- Performance Should Cost Modelling (full business case using actual cost data and volumes).
The five stages of Should Cost Model production
Every Should Cost Model for complex/strategic projects, will usually follow these five phases:
Define why a Should Cost Model is needed and what it’s expected to achieve. Scope the high-level view of your model from the resources required to produce it to where those resources will come from (internally or externally), stakeholders (and their relative authority) and the level of detail required (with an awareness that there is a trade-off between sophistication and time).
This exercise will help you translate requirements into practical development activities. Perform an Initial Model Assessment (IMA) to determine its importance and complexity as well as the governance, procedures, controls, Quality Assurance (QA) and testing required. And a Model Senior Responsible Owner (model SRO) should be appointed with overall responsibility for the Should Cost Model. If you require more specific guidance for your particular circumstances, click here.
Determine and document the inputs and outputs of the model, including the formulae to be used. For example, The Cabinet Office has provided generic advice on producing a model specification and design in its SCM Development Guidance. If you require more specific guidance for your particular circumstances, click here.
Follow best practice modelling principles to build and populate the Should Cost Model. An example of this can be found in The Cabinet Office’s SCM Technical Build Guidance. It’s important to remain aligned to the specifications determined in the design phase. If you require more specific guidance for your particular circumstances, click here.
Formal QA and testing is required before model sign-off to ensure that it does what it’s designed to do with enough accuracy and clarity for it to be of use. If you require more specific guidance for your particular circumstances, click here.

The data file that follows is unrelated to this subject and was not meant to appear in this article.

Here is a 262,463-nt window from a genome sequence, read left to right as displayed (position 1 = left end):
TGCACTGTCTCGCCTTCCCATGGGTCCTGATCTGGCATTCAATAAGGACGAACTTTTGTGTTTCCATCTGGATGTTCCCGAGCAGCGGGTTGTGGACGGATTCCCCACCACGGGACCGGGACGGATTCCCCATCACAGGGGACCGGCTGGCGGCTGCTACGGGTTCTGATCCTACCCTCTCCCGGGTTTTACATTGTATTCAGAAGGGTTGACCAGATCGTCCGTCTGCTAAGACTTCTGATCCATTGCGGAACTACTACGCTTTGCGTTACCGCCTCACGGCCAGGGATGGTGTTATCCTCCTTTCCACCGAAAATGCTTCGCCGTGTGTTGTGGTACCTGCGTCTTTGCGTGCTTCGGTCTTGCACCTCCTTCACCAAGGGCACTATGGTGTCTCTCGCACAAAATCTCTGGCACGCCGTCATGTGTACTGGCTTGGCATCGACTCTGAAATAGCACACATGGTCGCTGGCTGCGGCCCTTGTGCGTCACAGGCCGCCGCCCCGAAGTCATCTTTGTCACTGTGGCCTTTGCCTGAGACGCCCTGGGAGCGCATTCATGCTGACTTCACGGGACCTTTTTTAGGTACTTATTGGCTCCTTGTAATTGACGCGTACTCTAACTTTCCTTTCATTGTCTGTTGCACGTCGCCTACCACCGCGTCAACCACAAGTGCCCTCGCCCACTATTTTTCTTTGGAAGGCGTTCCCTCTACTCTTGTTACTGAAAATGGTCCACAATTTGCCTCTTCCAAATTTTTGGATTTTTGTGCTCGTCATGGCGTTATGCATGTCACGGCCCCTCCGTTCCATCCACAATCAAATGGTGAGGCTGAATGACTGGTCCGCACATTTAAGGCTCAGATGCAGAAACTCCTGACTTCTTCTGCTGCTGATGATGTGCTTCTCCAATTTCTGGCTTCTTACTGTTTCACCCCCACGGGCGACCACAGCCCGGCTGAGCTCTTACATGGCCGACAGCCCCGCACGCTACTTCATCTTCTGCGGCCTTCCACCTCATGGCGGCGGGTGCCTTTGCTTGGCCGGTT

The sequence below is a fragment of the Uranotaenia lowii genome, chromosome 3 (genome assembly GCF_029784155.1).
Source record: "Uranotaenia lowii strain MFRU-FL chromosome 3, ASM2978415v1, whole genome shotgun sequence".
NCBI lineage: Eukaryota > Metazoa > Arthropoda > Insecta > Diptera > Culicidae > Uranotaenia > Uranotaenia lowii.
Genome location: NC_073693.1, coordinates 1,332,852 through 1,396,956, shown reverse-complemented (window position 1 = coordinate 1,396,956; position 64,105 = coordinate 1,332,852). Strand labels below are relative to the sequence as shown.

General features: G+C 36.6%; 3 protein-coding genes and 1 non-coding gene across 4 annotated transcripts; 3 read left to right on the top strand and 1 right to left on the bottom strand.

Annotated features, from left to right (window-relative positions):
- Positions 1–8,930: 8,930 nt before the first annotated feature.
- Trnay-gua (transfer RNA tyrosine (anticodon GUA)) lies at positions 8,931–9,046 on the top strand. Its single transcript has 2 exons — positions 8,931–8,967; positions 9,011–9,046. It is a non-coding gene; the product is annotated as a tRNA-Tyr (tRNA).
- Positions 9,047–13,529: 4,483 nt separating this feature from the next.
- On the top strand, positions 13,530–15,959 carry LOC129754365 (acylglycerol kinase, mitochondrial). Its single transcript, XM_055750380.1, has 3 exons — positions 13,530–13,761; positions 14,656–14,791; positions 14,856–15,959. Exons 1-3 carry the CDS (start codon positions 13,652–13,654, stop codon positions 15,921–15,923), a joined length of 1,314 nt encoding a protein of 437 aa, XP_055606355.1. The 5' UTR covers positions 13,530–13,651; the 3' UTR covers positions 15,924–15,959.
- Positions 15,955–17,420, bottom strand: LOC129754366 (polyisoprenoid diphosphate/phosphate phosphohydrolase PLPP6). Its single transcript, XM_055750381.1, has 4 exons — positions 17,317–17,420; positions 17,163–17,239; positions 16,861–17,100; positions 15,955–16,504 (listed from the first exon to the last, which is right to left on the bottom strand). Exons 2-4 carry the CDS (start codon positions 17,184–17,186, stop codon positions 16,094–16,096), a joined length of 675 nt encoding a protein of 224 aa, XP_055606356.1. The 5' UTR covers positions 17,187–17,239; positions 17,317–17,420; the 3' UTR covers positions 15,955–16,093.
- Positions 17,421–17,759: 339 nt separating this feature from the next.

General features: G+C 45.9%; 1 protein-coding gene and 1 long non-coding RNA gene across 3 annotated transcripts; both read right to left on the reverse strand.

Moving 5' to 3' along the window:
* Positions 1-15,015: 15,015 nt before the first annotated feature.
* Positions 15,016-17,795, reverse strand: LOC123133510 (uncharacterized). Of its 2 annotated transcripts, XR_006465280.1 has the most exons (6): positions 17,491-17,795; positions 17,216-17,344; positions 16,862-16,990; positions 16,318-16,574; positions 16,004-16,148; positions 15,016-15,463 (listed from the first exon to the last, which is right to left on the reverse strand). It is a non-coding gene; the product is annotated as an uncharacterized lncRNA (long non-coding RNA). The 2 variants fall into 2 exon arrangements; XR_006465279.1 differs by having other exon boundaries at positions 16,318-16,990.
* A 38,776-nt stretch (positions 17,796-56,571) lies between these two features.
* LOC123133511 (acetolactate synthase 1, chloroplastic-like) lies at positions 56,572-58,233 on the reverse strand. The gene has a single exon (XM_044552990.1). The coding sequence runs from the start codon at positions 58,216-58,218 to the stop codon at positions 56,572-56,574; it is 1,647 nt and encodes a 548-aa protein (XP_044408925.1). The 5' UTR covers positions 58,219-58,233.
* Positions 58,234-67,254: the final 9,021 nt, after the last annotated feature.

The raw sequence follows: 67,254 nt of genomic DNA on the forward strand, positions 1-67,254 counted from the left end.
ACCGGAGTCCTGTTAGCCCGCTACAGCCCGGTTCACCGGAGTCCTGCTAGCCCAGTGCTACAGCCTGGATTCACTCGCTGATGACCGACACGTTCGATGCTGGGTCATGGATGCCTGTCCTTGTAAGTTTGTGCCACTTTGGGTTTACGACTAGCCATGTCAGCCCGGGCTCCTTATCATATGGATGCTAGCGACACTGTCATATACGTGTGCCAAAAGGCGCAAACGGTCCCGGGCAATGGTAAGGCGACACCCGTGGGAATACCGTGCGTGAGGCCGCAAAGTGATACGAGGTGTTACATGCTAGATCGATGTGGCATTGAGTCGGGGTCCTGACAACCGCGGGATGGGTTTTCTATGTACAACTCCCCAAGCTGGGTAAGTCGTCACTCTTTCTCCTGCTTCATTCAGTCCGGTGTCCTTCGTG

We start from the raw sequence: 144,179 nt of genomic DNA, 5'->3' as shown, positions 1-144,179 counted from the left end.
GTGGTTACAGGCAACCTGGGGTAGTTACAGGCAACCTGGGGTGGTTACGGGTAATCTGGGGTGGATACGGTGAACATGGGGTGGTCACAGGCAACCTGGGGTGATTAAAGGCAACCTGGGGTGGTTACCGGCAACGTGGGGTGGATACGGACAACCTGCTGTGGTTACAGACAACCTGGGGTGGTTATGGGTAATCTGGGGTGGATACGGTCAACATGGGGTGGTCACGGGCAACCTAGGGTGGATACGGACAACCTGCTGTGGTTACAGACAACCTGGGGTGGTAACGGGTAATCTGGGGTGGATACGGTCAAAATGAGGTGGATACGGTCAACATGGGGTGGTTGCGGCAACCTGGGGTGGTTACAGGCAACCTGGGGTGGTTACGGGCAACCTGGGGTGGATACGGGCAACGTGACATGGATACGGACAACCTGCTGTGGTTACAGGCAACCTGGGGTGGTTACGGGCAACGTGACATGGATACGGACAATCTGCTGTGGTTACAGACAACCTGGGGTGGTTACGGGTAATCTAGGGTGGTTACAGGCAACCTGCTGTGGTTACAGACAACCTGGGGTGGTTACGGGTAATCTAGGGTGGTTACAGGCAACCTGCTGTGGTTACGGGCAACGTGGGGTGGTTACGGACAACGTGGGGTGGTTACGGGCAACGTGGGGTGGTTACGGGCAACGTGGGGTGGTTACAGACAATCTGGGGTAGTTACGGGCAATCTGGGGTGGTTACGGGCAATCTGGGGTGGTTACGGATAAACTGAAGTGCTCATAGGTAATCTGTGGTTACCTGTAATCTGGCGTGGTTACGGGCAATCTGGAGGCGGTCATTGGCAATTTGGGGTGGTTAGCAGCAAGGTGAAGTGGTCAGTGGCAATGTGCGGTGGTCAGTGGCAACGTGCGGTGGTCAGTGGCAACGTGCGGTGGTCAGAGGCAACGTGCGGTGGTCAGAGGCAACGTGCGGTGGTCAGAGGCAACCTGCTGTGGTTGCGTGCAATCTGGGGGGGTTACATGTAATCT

Appropriate governance and control processes are required to ensure the ongoing accuracy of the model. If you require more specific guidance for your particular circumstances, click here.
It should be noted that one of the most important decisions to make in the production of a Should Cost Model is what time and resources are required to form a successful model.
Resources means either/and:
- the individuals providing the data required for input into the model
- those who inform the design of the model
- those who will be testing it.
While the time spent is largely determined by the complexity of the model you deem necessary for your needs, there may be additional environmental strains which could mean more needs to be done in less time than is comfortable. In turn, this usually requires additional resource investment to step up the timeline.
How we can support you in producing a Should Cost Model
If you are considering looking for support from an experienced practitioner in the planning, design, development, testing and use of a Should Cost Model, then it is important to choose wisely from the relatively small pool of advisors with the appropriate expertise to offer that help.
After more than twenty-five years’ working alongside hundreds of organisations and parties within complex/strategic project relationships, we, at Best Practice Group, have gained a vast amount of experience across all the five stages of delivering a Should Cost Model – from extensive modelling expertise to post-delivery support, bug-fixing and refinements.
Should you have any questions or wish to start an informal, no obligation conversation on this subject, and our position to support you in your Should Cost Modelling endeavours, please contact us on 0845 345 0130.